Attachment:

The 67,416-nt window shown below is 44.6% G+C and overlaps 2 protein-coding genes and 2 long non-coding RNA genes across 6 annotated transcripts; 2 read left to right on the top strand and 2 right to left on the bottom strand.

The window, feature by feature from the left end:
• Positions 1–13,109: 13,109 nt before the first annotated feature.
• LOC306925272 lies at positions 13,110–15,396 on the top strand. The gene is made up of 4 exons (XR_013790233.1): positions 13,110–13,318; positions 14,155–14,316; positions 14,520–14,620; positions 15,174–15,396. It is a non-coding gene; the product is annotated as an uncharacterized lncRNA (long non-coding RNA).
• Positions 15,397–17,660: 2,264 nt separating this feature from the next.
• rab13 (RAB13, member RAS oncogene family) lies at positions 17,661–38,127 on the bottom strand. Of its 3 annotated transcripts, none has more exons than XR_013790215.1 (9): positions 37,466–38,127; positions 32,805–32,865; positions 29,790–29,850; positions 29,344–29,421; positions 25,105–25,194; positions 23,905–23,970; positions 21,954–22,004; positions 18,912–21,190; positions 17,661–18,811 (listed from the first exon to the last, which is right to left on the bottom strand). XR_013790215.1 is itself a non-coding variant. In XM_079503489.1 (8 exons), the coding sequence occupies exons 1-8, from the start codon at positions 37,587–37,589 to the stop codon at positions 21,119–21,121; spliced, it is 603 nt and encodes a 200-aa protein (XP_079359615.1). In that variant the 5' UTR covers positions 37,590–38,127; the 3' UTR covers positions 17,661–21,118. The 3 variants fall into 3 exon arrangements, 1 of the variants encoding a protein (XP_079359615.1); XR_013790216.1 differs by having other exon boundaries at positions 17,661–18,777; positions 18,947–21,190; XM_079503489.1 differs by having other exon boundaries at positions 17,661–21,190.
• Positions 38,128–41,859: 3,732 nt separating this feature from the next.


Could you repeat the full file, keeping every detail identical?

The 67,416-nt window shown below is 44.6% G+C and overlaps 2 protein-coding genes and 2 long non-coding RNA genes across 6 annotated transcripts; 2 read left to right on the top strand and 2 right to left on the bottom strand.

The window, feature by feature from the left end:
• Positions 1–13,109: 13,109 nt before the first annotated feature.
• LOC306925272 lies at positions 13,110–15,396 on the top strand. The gene is made up of 4 exons (XR_013790233.1): positions 13,110–13,318; positions 14,155–14,316; positions 14,520–14,620; positions 15,174–15,396. It is a non-coding gene; the product is annotated as an uncharacterized lncRNA (long non-coding RNA).
• Positions 15,397–17,660: 2,264 nt separating this feature from the next.
• rab13 (RAB13, member RAS oncogene family) lies at positions 17,661–38,127 on the bottom strand. Of its 3 annotated transcripts, none has more exons than XR_013790215.1 (9): positions 37,466–38,127; positions 32,805–32,865; positions 29,790–29,850; positions 29,344–29,421; positions 25,105–25,194; positions 23,905–23,970; positions 21,954–22,004; positions 18,912–21,190; positions 17,661–18,811 (listed from the first exon to the last, which is right to left on the bottom strand). XR_013790215.1 is itself a non-coding variant. In XM_079503489.1 (8 exons), the coding sequence occupies exons 1-8, from the start codon at positions 37,587–37,589 to the stop codon at positions 21,119–21,121; spliced, it is 603 nt and encodes a 200-aa protein (XP_079359615.1). In that variant the 5' UTR covers positions 37,590–38,127; the 3' UTR covers positions 17,661–21,118. The 3 variants fall into 3 exon arrangements, 1 of the variants encoding a protein (XP_079359615.1); XR_013790216.1 differs by having other exon boundaries at positions 17,661–18,777; positions 18,947–21,190; XM_079503489.1 differs by having other exon boundaries at positions 17,661–21,190.
• Positions 38,128–41,859: 3,732 nt separating this feature from the next.